Qix Neo

Qix NeoBuy this gameThe Game: Players control a ship capable of claiming area of the screen by “drawing” boxed-in enclosed spaces. The catch? Numerous enemies roam around the screen who want to keep this from happening, and naturally they pose the greatest threat when the player’s ship is exposed while it tries to “draw” an area. Anytime the player’s ship is away from a solid area, hanging by a thread, it can be destroyed. The player has shields that offer minor protection, but they can eventually be depleted entirely. The player has to claim enough of the screen that it equals or exceeds a pre-determined percentage of the screen area, and then the long, drawn-out battle begins anew. With each new level comes a new enemy with different offensive capabilities, until the player’s small fleet of ships is exhausted. (Mad Duck / Taito, 2003)

Memories: Marketed in the U.S. as Qix Neo, this game is actually the U.S. localization of a budget PS1 port of a Japanese arcade game vaguely related to Qix, Volfied. (Playing “Qix Neo“‘s “original” mode even shows the intro cutscene from Volfied, unchanged from the arcade edition.) But for fans of Qix, Qix Neo is close enough to the mark to count as a sequel. Continue reading

Skeleton+

Skeleton+Buy this gameThe Game: You’re wandering through a dark, twisty maze. So are the dead, apparently, and these reanimated skeletons have a bone to pick with you. You have a single weapon with which to protect yourself, as well as a sensor that picks up on the proximity of nearby skeletons. Using the hints provided by that sensor, you must track down the living dead and dispatch them yet again – and hope they don’t get you first. (Eric Ball, 2003)

Memories: This fun little number is yet another of the current crop of newly-prorammed homebrew games by hobbyist authors. In this case, Eric Ball has brought the first-person shooter genre to the Atari 2600 with surprising success. Now, sure, it’s a first-person shooter by way of a Hunt The Wumpus-style game mechanic, but that makes it no less impressive. Continue reading

Star Fire

Star FireBuy this gameThe Game: This may sound awfully familiar, but you’re the lone surviving pilot of a space squadron decimated by enemy attacks. The enemy’s bow-tie-shaped fighters are closing in on you from all sides, and you must keep an eye on your own fighter’s shields and weapon temperature (overheated lasers don’t like to fire anymore), all while trying to draw a bead on those pesky enemy ships. You’re also very much on your own – nobody’s going to show up and tell you you’re all clear, kid. (Xype/AtariAge.com, 2003)

Star FireMemories: A nifty after-the-fact version of an oft-imitated arcade classic, Star Fire isn’t undiscovered 80s vaporware, but was rather programmed from the ground up by Manuel Polik, paying homage to and slightly expanding on the original game. Continue reading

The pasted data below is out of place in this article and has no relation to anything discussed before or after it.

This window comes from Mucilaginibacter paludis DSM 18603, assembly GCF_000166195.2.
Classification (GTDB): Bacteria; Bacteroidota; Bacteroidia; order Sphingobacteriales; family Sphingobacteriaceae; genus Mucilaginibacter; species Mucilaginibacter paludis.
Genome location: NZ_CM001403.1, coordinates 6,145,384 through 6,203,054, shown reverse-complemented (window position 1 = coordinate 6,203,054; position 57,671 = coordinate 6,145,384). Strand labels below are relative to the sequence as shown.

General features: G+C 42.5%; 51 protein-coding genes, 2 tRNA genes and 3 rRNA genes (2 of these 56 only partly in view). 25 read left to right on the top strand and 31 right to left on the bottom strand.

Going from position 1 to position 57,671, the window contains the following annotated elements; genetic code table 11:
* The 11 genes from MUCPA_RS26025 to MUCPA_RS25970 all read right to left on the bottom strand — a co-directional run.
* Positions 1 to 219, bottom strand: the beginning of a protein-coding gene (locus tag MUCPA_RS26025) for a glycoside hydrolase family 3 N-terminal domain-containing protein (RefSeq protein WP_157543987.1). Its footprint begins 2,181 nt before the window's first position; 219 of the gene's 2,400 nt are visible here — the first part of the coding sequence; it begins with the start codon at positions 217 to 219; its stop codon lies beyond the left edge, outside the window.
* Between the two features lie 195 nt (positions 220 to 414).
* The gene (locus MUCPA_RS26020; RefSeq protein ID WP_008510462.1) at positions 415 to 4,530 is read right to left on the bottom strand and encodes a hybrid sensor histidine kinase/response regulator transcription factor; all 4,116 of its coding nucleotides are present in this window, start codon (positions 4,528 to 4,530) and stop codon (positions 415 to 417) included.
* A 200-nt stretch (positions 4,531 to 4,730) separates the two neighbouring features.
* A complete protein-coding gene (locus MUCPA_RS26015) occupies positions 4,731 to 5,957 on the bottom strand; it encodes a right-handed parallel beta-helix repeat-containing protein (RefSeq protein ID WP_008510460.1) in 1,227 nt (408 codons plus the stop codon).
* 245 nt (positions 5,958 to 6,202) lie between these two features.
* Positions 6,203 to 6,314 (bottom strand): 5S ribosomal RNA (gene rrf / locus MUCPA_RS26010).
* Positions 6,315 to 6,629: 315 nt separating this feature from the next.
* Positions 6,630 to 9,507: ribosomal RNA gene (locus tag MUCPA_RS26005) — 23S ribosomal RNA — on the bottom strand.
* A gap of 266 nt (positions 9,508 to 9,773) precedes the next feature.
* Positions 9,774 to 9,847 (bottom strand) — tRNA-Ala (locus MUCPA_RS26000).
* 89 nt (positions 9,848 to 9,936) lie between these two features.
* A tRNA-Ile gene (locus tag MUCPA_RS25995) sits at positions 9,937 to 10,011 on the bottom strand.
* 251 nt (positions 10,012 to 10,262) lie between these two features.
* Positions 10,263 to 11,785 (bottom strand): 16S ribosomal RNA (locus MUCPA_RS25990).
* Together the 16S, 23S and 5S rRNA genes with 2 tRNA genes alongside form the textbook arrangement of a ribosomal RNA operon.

Kill The Attacking Aliens

Kill The Attacking AliensAliens are attacking several idyllic locales on Earth, and it’s your job to fend off the attack. Not only are you charged with blasting the aliens themselves out of the sky, but you must intercept as much of their incoming fire as possible before it hits targets on the See the videoground. If you save the various trees and cars and castles and trains and boats and whatnot, not only have you earned the gratitude of the human race, you get big bonus points too, and we all know which is more important. Your highly maneuverable ship is equipped with shields which allow you to absorb the impact of collisions with the alien ships, as well as protecting you from direct hits from their weapons. But each hit and collision takes a significant chunk out of your shields. You can replenish them with power-ups left behind by fallen aliens, but when your shields run out and your ship takes another hit, your alien-killing days are over. (Soren Gust [published by Packrat Video Games], 2004)

Memories: Let me go back and read that again. Shields and power-ups and scores into the thousands? Did I just write that about an Odyssey2 game? Yes. Yes, I did. Five years in the making, Kill The Attacking Aliens (a.k.a. KTAA) is one of those projects that demonstrates everything that is good about homebrew games for classic consoles. Continue reading

Planet Lander!

Planet Lander!Buy this gameThe Game: Your spaceship falls toward a forbidden, craggy landscape where there’s only one safe landing spot. Using your ship’s landing engine, you have to guide it down to the surface for a picture-perfect landing – not too fast, not at an angle, and without running out of fuel in the process. After each successful landing, you move on to another world, and another spaceship in need of your piloting skills. (Ted Sczcypiorski [published by Packrat Video Games], 2004)

See the videoMemories: So, another iteration of Lunar Lander for my amusement. You may be thinking to yourself, “I’m already trying not to crash-land my ship in Out Of This World!, so why would I want to do the same here?” The answer is simple – where the aforementioned classic Odyssey2 spaceship-landing title gives you control of nothing but thrust, Planet Lander gives you the whole crap-your-pants-and-hold-your-breath-while-you-look-for-a-place-to-set-down-in-the-Sea-of-Tranquility shebang. So to speak. It’s on a par with Lunar Lander for replay value, and boasts unusually intricate graphics for an Odyssey2 game, homebrew or otherwise. Continue reading

Pong For Odyssey2!

Pong For Odyssey2!Travel back in time to the dawn of interactive electronic games. Pong For Odyssey2 offers a standard two-player version of the classic video table tennis game, as well as electronic recreations of the analog version of the game available on the first home game See the videoBuy this gamesystem, the Magnavox Odyssey. (Renè Van Den Enden [published by Packrat Video Games], 2004)